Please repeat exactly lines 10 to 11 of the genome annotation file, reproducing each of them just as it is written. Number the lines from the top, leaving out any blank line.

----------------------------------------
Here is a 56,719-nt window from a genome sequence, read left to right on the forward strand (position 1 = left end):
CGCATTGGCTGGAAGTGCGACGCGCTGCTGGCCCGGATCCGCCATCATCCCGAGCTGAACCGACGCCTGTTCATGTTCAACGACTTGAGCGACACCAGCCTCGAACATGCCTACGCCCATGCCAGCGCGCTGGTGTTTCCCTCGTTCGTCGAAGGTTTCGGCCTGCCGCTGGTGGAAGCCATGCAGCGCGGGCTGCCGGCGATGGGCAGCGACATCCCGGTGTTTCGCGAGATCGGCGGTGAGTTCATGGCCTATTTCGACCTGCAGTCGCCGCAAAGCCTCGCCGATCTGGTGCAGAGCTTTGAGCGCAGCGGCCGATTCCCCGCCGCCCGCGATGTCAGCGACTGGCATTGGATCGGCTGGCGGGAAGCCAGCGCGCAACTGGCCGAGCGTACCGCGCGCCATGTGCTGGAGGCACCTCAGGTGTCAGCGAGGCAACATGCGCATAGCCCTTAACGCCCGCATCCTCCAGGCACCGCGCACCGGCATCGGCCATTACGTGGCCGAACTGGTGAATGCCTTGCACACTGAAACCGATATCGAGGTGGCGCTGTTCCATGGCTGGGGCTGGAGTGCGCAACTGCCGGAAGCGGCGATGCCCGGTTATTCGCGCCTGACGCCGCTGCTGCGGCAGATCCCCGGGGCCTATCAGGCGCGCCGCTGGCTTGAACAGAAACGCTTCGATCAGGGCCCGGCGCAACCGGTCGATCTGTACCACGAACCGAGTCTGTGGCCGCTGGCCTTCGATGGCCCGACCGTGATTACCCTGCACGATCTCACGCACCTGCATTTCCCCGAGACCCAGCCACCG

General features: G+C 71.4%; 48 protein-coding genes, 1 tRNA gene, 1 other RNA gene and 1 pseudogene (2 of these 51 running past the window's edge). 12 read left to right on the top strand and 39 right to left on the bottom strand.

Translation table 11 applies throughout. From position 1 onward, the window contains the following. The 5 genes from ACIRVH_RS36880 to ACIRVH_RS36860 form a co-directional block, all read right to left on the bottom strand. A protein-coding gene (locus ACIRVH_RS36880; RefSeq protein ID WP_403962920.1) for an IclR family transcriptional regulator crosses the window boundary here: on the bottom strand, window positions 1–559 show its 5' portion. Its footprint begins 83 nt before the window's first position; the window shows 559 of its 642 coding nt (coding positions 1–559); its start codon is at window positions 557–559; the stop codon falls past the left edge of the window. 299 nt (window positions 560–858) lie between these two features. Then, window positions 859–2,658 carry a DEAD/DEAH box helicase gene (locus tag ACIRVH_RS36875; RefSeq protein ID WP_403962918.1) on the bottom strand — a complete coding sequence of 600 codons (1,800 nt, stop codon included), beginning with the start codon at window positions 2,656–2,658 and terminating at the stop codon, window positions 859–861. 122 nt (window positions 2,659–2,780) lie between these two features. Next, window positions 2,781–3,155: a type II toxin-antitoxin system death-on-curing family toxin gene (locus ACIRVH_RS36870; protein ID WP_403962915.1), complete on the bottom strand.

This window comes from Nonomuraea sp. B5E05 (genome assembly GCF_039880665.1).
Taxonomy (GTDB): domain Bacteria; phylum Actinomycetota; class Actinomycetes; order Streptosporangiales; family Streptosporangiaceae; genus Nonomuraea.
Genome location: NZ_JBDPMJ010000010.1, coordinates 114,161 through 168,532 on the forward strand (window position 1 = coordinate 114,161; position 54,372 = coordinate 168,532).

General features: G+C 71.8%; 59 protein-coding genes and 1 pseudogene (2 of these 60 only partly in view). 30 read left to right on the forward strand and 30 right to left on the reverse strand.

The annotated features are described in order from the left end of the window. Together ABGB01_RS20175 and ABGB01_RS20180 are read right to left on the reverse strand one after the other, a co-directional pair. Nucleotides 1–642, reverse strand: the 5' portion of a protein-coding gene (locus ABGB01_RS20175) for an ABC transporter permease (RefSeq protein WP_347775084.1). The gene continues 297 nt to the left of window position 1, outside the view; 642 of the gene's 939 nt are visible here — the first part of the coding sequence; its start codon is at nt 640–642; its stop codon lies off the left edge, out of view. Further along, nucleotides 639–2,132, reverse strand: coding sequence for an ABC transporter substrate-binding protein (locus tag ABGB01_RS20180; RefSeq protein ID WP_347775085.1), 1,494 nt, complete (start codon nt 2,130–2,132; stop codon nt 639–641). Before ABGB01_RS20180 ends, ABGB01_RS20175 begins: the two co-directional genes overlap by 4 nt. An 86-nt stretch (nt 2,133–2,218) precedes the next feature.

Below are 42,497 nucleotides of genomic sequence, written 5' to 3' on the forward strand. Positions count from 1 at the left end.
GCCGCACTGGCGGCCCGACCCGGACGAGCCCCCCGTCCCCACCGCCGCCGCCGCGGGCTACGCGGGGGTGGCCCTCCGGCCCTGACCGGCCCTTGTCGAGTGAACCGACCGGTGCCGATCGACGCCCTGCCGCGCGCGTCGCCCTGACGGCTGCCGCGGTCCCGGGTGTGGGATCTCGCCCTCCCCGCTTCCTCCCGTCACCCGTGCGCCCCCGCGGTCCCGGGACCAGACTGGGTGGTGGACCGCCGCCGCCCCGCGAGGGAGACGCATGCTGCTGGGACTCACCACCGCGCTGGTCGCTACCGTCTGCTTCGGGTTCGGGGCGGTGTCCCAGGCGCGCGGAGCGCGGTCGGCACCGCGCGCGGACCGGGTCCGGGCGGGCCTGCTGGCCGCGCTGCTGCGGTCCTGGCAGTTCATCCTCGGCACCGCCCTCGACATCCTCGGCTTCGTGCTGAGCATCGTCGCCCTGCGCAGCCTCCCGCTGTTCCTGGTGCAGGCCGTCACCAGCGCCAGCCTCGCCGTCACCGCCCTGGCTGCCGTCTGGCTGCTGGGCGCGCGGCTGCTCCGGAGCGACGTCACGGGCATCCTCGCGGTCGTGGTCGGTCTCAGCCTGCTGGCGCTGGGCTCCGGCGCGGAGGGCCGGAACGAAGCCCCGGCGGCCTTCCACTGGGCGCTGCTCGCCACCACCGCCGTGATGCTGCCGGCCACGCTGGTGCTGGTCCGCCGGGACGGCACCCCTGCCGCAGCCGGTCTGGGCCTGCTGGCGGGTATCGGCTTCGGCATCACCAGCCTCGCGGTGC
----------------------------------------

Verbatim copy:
Below are 42,497 nucleotides of genomic sequence, written 5' to 3' on the forward strand. Positions count from 1 at the left end.
GCCGCACTGGCGGCCCGACCCGGACGAGCCCCCCGTCCCCACCGCCGCCGCCGCGGGCTACGCGGGGGTGGCCCTCCGGCCCTGACCGGCCCTTGTCGAGTGAACCGACCGGTGCCGATCGACGCCCTGCCGCGCGCGTCGCCCTGACGGCTGCCGCGGTCCCGGGTGTGGGATCTCGCCCTCCCCGCTTCCTCCCGTCACCCGTGCGCCCCCGCGGTCCCGGGACCAGACTGGGTGGTGGACCGCCGCCGCCCCGCGAGGGAGACGCATGCTGCTGGGACTCACCACCGCGCTGGTCGCTACCGTCTGCTTCGGGTTCGGGGCGGTGTCCCAGGCGCGCGGAGCGCGGTCGGCACCGCGCGCGGACCGGGTCCGGGCGGGCCTGCTGGCCGCGCTGCTGCGGTCCTGGCAGTTCATCCTCGGCACCGCCCTCGACATCCTCGGCTTCGTGCTGAGCATCGTCGCCCTGCGCAGCCTCCCGCTGTTCCTGGTGCAGGCCGTCACCAGCGCCAGCCTCGCCGTCACCGCCCTGGCTGCCGTCTGGCTGCTGGGCGCGCGGCTGCTCCGGAGCGACGTCACGGGCATCCTCGCGGTCGTGGTCGGTCTCAGCCTGCTGGCGCTGGGCTCCGGCGCGGAGGGCCGGAACGAAGCCCCGGCGGCCTTCCACTGGGCGCTGCTCGCCACCACCGCCGTGATGCTGCCGGCCACGCTGGTGCTGGTCCGCCGGGACGGCACCCCTGCCGCAGCCGGTCTGGGCCTGCTGGCGGGTATCGGCTTCGGCATCACCAGCCTCGCGGTGC